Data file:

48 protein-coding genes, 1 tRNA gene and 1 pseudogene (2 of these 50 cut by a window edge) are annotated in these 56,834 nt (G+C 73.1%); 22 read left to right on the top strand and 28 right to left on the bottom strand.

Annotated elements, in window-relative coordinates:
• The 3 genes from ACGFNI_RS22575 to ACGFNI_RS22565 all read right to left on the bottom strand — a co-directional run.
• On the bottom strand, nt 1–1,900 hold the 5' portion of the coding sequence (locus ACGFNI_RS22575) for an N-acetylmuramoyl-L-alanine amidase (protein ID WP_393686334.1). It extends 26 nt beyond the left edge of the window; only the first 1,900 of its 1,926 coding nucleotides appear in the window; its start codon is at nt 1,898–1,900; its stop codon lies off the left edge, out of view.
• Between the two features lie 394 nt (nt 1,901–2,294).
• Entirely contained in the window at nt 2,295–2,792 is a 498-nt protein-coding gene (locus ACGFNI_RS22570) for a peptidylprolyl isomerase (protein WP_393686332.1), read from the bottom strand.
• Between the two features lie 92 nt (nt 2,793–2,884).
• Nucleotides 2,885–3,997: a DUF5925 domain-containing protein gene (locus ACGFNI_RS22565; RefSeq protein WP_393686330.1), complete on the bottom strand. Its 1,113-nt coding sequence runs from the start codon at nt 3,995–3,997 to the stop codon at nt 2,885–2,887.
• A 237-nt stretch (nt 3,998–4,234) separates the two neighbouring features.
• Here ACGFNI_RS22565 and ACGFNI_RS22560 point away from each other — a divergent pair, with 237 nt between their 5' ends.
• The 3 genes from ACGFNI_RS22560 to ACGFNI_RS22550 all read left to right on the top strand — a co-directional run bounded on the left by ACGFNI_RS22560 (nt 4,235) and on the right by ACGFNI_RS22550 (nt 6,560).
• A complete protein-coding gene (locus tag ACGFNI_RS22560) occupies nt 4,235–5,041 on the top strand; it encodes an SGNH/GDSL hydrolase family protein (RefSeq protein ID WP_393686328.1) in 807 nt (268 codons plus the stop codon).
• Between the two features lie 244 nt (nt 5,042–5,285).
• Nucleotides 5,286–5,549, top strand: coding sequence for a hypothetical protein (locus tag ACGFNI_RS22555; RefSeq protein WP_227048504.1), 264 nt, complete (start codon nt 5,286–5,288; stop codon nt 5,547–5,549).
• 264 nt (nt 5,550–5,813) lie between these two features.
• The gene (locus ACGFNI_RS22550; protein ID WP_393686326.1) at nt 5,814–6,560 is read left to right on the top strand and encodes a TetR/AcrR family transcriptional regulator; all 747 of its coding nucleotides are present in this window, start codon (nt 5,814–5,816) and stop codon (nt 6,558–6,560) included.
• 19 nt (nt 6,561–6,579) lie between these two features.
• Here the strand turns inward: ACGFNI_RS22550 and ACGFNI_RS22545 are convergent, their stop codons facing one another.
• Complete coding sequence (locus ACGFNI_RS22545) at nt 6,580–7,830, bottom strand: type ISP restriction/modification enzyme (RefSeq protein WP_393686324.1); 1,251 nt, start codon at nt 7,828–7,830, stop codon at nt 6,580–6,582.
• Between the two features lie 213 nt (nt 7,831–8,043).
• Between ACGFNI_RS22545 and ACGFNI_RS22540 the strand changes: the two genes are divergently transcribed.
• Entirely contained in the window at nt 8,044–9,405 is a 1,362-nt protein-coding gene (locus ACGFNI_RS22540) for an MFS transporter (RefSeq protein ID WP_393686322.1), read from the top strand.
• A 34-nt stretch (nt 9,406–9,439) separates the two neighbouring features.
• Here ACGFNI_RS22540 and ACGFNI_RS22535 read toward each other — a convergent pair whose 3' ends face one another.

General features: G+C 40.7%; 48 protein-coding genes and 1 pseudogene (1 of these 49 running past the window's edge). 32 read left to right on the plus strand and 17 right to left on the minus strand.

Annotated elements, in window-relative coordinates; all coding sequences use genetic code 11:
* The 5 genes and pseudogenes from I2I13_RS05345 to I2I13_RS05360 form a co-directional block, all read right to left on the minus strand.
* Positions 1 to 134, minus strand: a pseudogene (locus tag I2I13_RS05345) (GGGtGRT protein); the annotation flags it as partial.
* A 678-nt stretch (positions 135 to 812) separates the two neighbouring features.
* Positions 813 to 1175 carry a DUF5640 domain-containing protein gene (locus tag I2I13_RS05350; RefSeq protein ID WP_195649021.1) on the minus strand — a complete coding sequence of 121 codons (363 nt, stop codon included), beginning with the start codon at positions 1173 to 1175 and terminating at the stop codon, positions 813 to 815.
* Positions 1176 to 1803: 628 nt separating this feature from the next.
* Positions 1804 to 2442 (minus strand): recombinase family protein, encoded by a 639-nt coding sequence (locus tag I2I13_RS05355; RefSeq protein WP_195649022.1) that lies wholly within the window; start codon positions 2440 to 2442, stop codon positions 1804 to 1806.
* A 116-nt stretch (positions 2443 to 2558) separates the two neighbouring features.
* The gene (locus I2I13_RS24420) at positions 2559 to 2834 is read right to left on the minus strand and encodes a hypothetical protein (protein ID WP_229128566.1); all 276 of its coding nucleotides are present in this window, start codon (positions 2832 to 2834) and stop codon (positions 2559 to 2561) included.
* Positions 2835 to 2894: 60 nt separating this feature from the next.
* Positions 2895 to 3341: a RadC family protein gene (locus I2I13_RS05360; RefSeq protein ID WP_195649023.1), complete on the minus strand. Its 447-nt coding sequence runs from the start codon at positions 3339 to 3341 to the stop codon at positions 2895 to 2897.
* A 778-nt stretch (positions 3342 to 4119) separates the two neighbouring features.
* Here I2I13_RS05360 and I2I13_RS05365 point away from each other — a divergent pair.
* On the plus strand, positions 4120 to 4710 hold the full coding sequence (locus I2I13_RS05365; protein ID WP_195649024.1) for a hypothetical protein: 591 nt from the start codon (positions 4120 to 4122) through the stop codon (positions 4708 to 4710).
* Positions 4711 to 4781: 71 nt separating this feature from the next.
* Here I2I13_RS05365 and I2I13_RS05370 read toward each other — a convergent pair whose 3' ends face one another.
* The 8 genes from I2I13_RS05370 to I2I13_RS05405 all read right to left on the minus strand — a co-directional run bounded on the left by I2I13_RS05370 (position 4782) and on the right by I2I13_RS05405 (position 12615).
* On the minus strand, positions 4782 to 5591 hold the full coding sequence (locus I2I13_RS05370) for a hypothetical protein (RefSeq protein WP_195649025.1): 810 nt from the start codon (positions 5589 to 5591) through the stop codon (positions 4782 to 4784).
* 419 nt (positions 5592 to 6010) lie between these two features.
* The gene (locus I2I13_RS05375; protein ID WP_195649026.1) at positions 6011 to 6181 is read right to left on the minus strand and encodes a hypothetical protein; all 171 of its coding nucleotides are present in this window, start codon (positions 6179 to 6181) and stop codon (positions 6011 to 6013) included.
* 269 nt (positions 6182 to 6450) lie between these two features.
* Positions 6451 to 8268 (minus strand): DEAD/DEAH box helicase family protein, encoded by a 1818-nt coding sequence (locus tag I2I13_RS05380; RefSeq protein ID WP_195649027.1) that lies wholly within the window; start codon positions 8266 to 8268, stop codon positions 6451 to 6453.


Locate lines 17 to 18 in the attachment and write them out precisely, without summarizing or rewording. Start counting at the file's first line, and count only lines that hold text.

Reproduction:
• 19 nt (nt 6,561–6,579) lie between these two features.
• Here the strand turns inward: ACGFNI_RS22550 and ACGFNI_RS22545 are convergent, their stop codons facing one another.